The TAF@Washington Middle School MakerSpace just opened in early 2021, and April 2022 proved to be the busiest time at Makerspace yet! The extra creativity and experimentation were thanks to our Ramadan observing students.
Ramadan is the holiest month of the year on the Muslim calendar; it involves fasting from sunup to sundown and is a time of deep reflection. This reflection can be disrupted by being around those not observing Ramadan who are eating and drinking, as well as participating in musical arts. Needing a comfortable place to go during lunch, music, and band, Muslim students at Washington Middle School were welcomed into the TAF MakerSpace.
The dramatic increase in student use was a welcomed, but sometimes messy change of pace. Each student interacted with the space in their own way, excitedly exploring projects and tools that sparked their curiosity. 
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One popular area of interest was the newly introduced paint station, which led to creative opportunities and challenges for all. Just two days in, the space had become a messy artistic outlet for many! Some were painting signs to say congratulations to their recently engaged teacher. Others placed handprints onto abstract scenes and let their creative juices flow.

The TAF MakerSpace is outfitted with several 3D printers specialized to different tasks. One 3D printer includes a pen so the students can draw free-hand with the printing material, prompting scrawling names and doodles. One student drew a flower, using all the colors available and looking right at home, “Yeah, I’ve used this before. I’ve also drawn hearts.” Another printer was hard at work making part of a green goblin mask for one of the students.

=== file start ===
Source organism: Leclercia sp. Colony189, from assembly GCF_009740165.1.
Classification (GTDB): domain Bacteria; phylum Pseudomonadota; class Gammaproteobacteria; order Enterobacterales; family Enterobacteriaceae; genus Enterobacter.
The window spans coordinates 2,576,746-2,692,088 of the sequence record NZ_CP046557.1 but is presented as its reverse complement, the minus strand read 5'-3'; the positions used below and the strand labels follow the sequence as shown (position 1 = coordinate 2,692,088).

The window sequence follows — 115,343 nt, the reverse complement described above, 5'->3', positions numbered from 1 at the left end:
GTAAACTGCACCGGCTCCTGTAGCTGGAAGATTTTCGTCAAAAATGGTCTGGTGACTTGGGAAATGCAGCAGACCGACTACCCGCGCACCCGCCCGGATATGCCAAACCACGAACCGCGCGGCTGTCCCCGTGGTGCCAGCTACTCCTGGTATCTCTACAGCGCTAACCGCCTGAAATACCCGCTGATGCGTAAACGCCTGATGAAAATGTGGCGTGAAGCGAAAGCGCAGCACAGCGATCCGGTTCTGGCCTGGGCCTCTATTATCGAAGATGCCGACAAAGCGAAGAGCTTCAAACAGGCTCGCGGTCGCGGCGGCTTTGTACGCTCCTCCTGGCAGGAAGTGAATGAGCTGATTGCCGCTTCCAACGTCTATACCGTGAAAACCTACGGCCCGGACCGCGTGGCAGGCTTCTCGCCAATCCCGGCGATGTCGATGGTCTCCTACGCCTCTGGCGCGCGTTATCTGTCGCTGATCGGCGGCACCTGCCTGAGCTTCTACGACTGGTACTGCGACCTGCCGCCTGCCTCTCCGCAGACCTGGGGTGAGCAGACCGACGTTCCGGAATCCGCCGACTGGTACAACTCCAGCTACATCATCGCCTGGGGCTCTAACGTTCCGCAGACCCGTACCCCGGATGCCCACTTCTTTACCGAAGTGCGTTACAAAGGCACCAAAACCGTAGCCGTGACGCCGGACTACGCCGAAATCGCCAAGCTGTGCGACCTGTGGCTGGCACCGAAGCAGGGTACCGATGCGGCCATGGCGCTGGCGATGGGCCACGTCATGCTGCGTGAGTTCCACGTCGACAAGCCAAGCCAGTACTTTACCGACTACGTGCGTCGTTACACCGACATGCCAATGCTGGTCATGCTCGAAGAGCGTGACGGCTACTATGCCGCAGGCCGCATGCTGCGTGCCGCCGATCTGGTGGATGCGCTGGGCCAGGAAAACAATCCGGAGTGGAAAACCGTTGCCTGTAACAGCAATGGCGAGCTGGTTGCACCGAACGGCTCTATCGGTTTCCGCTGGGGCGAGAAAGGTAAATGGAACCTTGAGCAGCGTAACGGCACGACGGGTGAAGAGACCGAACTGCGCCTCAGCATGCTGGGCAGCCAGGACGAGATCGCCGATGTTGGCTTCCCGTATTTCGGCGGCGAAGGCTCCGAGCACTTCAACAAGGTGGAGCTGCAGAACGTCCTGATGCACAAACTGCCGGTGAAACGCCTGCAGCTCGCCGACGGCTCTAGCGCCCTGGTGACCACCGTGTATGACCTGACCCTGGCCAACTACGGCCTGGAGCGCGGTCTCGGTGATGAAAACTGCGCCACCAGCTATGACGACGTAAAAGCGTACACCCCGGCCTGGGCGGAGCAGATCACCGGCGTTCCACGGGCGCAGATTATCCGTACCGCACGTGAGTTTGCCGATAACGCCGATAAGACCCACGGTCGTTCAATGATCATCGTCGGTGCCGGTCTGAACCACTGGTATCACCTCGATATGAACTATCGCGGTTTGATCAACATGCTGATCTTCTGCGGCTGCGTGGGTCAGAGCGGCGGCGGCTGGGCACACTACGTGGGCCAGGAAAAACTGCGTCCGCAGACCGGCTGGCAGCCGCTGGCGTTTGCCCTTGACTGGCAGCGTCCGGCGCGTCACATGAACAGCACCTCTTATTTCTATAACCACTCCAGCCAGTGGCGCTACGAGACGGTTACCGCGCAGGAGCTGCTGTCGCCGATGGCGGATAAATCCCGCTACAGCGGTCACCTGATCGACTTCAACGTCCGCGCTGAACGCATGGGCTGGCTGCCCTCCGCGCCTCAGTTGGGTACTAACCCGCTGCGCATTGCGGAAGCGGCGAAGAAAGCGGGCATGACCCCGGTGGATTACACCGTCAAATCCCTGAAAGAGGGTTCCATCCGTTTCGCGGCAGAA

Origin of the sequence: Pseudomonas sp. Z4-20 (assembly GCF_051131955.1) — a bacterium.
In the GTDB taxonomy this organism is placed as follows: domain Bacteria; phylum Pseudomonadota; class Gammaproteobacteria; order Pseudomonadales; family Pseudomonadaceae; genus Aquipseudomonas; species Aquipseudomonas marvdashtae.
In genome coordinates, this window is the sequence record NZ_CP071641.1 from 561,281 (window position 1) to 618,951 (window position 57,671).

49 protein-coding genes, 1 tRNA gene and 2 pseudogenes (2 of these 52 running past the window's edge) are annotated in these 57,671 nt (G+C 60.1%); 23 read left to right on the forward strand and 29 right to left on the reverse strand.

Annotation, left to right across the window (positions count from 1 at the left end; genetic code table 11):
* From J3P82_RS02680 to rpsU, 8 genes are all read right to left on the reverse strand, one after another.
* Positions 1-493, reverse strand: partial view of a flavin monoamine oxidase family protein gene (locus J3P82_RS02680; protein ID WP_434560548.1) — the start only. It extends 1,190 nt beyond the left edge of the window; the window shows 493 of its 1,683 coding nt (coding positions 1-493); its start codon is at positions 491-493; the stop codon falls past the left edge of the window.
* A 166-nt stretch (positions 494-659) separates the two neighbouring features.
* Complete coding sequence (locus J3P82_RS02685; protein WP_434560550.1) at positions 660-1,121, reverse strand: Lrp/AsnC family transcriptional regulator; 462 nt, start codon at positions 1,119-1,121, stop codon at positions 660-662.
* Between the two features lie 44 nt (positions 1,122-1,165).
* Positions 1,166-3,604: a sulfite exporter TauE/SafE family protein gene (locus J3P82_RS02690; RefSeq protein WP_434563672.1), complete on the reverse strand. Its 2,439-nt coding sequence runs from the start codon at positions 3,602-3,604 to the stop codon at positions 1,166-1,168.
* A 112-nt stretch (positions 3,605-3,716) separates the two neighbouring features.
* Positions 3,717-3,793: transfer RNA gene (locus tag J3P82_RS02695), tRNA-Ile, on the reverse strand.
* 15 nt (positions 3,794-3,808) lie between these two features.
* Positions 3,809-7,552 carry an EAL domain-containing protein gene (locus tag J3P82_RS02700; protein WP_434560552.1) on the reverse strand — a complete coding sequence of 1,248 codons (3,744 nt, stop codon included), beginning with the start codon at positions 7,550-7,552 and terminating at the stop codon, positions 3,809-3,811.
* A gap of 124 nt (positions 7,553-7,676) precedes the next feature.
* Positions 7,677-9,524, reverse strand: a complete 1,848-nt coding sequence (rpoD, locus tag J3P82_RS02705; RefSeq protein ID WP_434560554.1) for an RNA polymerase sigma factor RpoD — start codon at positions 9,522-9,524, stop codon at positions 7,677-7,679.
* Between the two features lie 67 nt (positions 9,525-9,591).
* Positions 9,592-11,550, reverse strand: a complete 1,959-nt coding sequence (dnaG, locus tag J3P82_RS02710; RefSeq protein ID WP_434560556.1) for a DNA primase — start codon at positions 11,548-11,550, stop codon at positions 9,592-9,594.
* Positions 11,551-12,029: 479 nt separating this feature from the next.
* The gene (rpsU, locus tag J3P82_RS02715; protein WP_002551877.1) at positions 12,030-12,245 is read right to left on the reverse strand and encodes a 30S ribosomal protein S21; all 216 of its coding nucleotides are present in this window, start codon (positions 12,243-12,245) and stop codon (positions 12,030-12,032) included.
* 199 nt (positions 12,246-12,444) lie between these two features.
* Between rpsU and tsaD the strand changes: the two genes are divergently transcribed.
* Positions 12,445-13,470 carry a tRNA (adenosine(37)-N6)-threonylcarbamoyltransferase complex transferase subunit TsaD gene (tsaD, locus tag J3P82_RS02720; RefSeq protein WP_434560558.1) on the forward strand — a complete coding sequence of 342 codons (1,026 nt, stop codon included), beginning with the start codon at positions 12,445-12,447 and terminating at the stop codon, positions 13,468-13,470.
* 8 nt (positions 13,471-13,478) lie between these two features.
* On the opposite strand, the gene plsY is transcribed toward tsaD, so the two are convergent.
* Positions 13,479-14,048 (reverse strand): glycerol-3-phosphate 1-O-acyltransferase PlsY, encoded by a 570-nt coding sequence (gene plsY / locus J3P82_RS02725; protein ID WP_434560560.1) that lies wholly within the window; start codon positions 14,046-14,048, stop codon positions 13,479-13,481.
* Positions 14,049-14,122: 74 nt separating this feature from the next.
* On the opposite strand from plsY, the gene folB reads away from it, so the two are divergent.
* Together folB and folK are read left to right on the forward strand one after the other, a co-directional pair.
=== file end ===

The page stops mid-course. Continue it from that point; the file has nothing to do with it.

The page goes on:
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Two students clustered around the sewing machine stuffing fabric scraps into a small pouch, “we were trying to make a bag, but now it’s become a pillow.” Noting how the small pillow could serve as a pin cushion, they grinned, “oh, yeah!”

Later, another student at the sewing machine was trying to connect two pieces of fabric, “every time I think I have done it, I pull it away and it comes apart. I can hand sew, but this?” she shook her head. Despite the frustration, she continued troubleshooting, determined to bring her vision to life.

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One notably popular device was the 3D laser printer. Students submitted files for the machine to cut, sometimes a longer list than can be completed in one class period. So, the machine continued printing after the students left, excited to see their finished pieces the next day. Students often request favorite anime characters and gifts for parents and teachers. A “best principal ever” plaque was printing away while more requests were made.

One student held up a laser cut silhouette of Africa, “I wanted to make Africa because that is my continent, that’s where I’m from. My family is from this part,” he pointed to East Africa, “Here’s Somalia and Ethiopia, and here’s Eritrea – that’s my country.”

The MakerSpace also gets students creating with old packaging materials. Some students were sculpting Styrofoam with a foam cutter, and another tried to figure out how to glue pieces of cardboard back into a box shape.

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For more active students, a student aid brought in some juggling balls. Eager to show off their skills, students performed their best stunts. One student asked, “wanna see me do a magic trick?” and showed the ball hovering between her hands. Another juggled, throwing a ball under their leg, “do you know how to do this?”

On the flow of the day, one student explained, “I’m here during lunch and band. I can’t play the trombone right now.” He talked about what else was off-limits, “video games are okay, as long as there is no killing,” painting a picture of what is and is not in the spirit of Ramadan.

When it comes to student projects at the end of the day, not much of the student work goes unclaimed. Many students take their projects home with them, proud to show off what they have made. 

In the TAF MakerSpace, students are in charge of their own learning, and they are excited about it! Inclusive learning means these students didn’t have to sit out of class time for religious observation, they could keep learning in an alternative space. This is equitable education in action.